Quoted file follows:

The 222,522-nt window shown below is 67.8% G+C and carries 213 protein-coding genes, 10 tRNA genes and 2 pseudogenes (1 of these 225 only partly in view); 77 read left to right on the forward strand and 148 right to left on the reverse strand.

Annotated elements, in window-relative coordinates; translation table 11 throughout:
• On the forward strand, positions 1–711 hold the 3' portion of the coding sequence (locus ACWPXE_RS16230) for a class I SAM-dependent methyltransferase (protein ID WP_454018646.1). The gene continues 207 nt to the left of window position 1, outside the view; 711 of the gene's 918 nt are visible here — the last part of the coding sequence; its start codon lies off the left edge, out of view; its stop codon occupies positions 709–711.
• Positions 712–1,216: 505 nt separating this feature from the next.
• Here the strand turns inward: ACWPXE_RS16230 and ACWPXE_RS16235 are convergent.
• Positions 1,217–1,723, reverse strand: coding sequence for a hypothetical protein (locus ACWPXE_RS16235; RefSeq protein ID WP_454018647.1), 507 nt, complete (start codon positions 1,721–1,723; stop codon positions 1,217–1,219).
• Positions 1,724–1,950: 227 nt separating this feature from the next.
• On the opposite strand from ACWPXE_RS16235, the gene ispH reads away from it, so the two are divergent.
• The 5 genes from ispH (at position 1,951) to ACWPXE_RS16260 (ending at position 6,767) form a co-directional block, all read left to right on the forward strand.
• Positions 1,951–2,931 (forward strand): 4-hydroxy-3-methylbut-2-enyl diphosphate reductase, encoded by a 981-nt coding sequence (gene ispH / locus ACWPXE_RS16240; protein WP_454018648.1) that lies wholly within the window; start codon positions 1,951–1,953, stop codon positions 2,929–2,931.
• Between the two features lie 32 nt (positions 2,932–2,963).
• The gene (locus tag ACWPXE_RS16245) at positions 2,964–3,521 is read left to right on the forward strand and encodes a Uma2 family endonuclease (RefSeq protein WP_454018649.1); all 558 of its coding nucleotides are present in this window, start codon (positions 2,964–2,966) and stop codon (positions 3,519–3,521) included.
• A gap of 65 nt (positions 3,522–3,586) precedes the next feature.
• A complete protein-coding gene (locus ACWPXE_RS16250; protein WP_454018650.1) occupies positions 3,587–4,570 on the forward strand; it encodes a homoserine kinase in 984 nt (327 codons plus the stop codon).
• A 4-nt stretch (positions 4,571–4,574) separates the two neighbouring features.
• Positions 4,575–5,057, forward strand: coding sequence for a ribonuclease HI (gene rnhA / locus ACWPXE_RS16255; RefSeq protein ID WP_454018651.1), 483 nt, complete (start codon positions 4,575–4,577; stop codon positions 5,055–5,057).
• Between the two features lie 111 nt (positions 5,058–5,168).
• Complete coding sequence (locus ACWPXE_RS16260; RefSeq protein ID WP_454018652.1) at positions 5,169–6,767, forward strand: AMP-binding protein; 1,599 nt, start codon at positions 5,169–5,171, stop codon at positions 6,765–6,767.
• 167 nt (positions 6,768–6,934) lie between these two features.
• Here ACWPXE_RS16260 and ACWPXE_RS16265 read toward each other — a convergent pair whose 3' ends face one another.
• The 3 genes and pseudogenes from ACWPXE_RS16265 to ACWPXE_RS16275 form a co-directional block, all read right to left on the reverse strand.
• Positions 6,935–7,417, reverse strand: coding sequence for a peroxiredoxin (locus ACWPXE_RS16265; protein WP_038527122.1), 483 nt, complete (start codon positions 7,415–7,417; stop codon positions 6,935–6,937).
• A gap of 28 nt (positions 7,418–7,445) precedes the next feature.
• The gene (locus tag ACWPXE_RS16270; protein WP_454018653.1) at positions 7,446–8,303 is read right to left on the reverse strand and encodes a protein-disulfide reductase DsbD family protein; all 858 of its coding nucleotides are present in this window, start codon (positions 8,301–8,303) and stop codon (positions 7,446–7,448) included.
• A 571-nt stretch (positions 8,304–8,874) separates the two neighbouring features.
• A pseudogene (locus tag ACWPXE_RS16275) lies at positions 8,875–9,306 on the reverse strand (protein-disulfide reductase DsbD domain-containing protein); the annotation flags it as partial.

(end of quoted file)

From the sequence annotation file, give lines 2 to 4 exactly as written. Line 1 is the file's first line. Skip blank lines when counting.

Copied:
Annotated elements, in window-relative coordinates; translation table 11 throughout:
• On the forward strand, positions 1–711 hold the 3' portion of the coding sequence (locus ACWPXE_RS16230) for a class I SAM-dependent methyltransferase (protein ID WP_454018646.1). The gene continues 207 nt to the left of window position 1, outside the view; 711 of the gene's 918 nt are visible here — the last part of the coding sequence; its start codon lies off the left edge, out of view; its stop codon occupies positions 709–711.
• Positions 712–1,216: 505 nt separating this feature from the next.